For reprint requests, please see our Content Usage Policy.

The Pet Cancer Foundation’s Medical Illustration team is comprised of medical illustration specialists and graphic designers that work in consultation with our team of experts to create the medical art found throughout our website. Though not all medical concepts require the assistance of imagery, when a page does contain a medical illustration, credit to the artist and our medical art director will be noted here.

The Pet Cancer Foundation’s medical imagery is protected by copyright and cannot be used without prior approval that includes a mutually signed licensing agreement. Please review our Content Usage Policy.

The following sources were referenced to write the content on this page:

Botezatu, A, Iancu, IV, Popa, O, Plesa, A, Manda, D, Huica, I, Vladoiu, S, Anton, G & Badiu, C 2015, Mechanisms of oncogene activation, DOI: 10.5772/61249.

Breen, M & Modiano, JF 2008, ‘Evolutionarily conserved cytogenetic changes in hematological malignancies of dogs and humans–man and his best friend share more than companionship’, Chromosome Res, vol. 16, no. 1, pp. 145–154.

Brown, R, Curry, E, Magnani, L, Wilhelm-Benartzi, CS, & Borley, J 2014, ‘Poised epigenetic states and acquired drug resistance in cancer’, Nat Rev Cancer, vol. 14, no. 11, pp. 747–753

Chial, H 2008, ‘Proto-oncogenes to oncogenes to cancer’, Nature Education, vol. 1, no. 1, p. 33.

Das, S, Idate, R, Cronise, KE, Gustafson, DL & Duval, DL 2019, ‘Identifying candidate druggable targets in canine cancer cell lines using whole-exome sequencing’, Mol Cancer Ther, vol. 18, no. 8, pp. 1460-1471.

Davenport, MP, Ward, RL & Hawkins, NJ 2002, ‘The null oncogene hypothesis and protection from cancer’, J Med Genet, vol. 39, no. 1, pp. 12-14.

Shortt, J & Johnstone, RW 2012, ‘Oncogenes in cell survival and cell death’, Cold Spring Harb Perspect Biol, vol. 4, no. 12, p. a009829.

Kim, JH, Megquier, K, Thomas, R, Sarver, AL, Song, JM, Kim, YT, Cheng, N, Schulte, AJ, Linden, MA, Murugan, P, Oseth, L, Forster, CL, Elvers, I, Swofford, R, Turner-Maier, J, Karlsson, EK, Breen, M, Lindblad-Toh, K, & Modiano, JF 2021, ‘Genomically complex human angiosarcoma and canine hemangiosarcoma establish convergent angiogenic transcriptional programs driven by novel gene fusions’, Mol Cancer Res, vol. 19, no. 5, pp. 847–861.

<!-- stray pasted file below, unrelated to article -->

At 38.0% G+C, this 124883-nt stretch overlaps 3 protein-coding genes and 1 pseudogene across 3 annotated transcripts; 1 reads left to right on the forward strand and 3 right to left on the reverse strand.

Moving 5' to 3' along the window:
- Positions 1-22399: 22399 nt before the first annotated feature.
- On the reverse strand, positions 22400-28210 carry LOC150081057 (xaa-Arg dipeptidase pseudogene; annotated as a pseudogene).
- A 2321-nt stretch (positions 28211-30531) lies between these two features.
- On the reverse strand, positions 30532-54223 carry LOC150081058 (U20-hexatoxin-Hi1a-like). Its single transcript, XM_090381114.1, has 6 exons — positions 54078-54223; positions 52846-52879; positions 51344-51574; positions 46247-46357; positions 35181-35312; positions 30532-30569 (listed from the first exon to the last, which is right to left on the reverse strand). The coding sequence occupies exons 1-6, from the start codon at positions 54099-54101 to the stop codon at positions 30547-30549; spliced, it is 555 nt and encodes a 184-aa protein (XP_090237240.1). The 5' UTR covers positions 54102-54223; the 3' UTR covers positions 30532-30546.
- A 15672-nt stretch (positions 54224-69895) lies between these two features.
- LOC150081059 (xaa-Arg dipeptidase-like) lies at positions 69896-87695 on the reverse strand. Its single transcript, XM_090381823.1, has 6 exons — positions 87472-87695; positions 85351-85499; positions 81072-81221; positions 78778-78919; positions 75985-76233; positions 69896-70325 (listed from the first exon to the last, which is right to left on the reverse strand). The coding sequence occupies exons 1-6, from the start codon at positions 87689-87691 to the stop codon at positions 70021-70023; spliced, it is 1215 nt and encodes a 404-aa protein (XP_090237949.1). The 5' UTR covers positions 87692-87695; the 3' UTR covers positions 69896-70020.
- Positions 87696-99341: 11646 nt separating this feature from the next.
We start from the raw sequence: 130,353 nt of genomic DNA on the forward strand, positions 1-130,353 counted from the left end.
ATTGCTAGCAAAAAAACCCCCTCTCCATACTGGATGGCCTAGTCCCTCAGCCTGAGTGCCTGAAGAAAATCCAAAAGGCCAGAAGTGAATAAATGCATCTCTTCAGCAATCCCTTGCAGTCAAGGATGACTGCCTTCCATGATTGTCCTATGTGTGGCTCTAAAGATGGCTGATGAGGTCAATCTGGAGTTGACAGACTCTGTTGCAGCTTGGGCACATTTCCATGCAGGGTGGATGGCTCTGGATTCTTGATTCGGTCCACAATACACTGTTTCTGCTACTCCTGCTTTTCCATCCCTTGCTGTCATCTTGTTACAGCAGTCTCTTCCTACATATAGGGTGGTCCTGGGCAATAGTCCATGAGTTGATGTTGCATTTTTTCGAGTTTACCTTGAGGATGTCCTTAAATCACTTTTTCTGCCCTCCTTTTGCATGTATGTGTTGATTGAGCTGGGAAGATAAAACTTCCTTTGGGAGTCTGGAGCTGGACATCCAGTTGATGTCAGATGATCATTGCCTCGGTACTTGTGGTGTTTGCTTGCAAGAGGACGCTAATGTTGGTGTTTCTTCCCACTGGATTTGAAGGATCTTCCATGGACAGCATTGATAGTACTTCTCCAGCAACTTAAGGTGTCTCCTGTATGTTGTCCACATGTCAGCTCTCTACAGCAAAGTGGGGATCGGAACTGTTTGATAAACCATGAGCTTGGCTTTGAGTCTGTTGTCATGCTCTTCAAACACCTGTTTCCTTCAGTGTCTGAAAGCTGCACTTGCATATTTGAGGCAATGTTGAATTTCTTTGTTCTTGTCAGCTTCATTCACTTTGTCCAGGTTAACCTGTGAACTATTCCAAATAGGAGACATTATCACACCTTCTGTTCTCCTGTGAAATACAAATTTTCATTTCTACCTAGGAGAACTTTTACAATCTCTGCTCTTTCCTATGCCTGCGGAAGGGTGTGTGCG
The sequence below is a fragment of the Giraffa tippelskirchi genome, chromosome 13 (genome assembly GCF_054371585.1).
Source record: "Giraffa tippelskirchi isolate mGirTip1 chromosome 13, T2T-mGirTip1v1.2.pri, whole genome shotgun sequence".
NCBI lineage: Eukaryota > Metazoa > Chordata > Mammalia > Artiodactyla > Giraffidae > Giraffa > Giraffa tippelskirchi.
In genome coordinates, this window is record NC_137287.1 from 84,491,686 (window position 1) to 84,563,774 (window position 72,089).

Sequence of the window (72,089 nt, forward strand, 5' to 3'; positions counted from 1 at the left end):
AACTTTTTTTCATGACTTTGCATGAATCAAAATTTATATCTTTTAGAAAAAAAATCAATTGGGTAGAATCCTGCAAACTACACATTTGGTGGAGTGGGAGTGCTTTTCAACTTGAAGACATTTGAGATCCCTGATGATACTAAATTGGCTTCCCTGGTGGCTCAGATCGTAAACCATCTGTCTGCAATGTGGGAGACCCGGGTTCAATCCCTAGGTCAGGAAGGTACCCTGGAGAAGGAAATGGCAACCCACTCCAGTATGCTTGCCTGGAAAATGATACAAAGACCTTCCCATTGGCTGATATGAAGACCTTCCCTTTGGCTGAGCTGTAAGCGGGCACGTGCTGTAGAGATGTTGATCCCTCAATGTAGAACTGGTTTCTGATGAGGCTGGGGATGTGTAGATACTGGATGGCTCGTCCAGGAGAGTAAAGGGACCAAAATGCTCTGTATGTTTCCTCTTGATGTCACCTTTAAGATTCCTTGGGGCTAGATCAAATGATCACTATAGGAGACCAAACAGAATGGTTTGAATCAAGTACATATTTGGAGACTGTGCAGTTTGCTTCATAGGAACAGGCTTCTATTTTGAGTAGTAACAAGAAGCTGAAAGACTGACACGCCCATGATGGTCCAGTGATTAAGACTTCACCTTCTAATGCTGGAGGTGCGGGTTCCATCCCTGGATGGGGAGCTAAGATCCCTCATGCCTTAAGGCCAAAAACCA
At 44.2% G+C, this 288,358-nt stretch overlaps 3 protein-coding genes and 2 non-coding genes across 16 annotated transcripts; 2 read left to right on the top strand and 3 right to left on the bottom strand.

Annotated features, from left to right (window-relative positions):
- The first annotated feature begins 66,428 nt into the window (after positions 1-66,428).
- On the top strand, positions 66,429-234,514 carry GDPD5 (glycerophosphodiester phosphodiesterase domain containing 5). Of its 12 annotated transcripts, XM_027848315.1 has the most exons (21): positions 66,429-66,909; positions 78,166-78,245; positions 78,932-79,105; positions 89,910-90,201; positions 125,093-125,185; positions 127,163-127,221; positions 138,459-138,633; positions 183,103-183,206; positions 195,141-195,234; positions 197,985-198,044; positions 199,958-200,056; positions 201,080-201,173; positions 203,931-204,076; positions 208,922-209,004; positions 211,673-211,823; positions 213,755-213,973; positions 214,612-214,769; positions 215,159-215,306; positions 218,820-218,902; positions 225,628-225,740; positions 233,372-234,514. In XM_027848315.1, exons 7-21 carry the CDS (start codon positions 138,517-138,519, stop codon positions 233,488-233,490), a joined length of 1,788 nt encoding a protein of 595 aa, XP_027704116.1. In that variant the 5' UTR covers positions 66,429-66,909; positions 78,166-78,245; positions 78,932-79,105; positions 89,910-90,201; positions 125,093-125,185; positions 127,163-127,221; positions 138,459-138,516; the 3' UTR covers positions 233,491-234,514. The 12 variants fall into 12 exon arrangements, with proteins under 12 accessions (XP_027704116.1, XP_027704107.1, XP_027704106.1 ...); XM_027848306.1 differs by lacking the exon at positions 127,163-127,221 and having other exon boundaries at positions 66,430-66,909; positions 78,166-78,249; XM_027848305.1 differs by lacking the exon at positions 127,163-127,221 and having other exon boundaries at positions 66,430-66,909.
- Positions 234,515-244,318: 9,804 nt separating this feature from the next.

Megquier, K, Turner-Maier, J, Swofford, R, Kim, JH, Sarver, AL, Wang, C, Sakthikumar, S, Johnson, J, Koltookian, M, Lewellen, M, Scott, MC, Schulte, AJ, Borst L, Tonomura, N, Alfoldi, J, Painter, C, Thomas, R, Karlsson, EK, Breen, M, Modiano, JF, Elvers, I, & Lindblad-Toh, K 2019, ‘Comparative genomics reveals shared mutational landscape in canine hemangiosarcoma and human angiosarcoma’, Mol Cancer Res, vol. 17, no. 12, pp. 2410–2421.

Morrison, WB 2002, Cancer in dogs and cats: medical and surgical management, Teton NewMedia, Jackson, WY.

Nagaraja, SS & Nagarajan, D 2021, Epigenetics and metabolomics, 1 edn, Associated Press, New York.

Pophali, PA, Marinelli, LM, Ketterling, RP, Meyer, RG, McPhail, ED, Kurtin, PJ, Mwangi, R, Maurer, MJ, Habermann, T & King, RL 2020, ‘High level MYC amplification in B-cell lymphomas: is it a marker of aggressive disease?’, Blood Cancer J, vol. 10, no. 1, pp. 5–13.

Thomas, R, Seiser, EL, Motsinger-Reif, A, Borst, L, Valli, VE, Kelley, K, Suter, SE, Argyle, D, Burgess, K, Bell, J, Lindblad-Toh, K, Modiano, JF & Breen, M 2011, ‘Refining tumor-associated aneuploidy through genomic recoding of recurrent DNA copy number aberrations in 150 canine non-Hodgkin lymphomas’, Leuk Lymphoma, vol. 52, no. 7, pp. 1321–1335.

Willis, RE 2012, ‘Human gene control by vital oncogenes: revisiting a theoretical model and its implications for targeted cancer therapy’, Int J Mol Sci, vol. 13, no. 1, pp. 316-335.

Zhao, JM, Gilad, AA, McMahon, MT, Bulte, JWM & van Zijl, PCM 2008, Molecular Imaging in Oncology, CRC Press, Florida.

Barkbase!, last updated 2018, viewed Oct. 8, 2022, http://www.BarkBase.org

The Pet Cancer Foundation’s medical resource for pet owners is protected by copyright.

For reprint requests, please see our Content Usage Policy.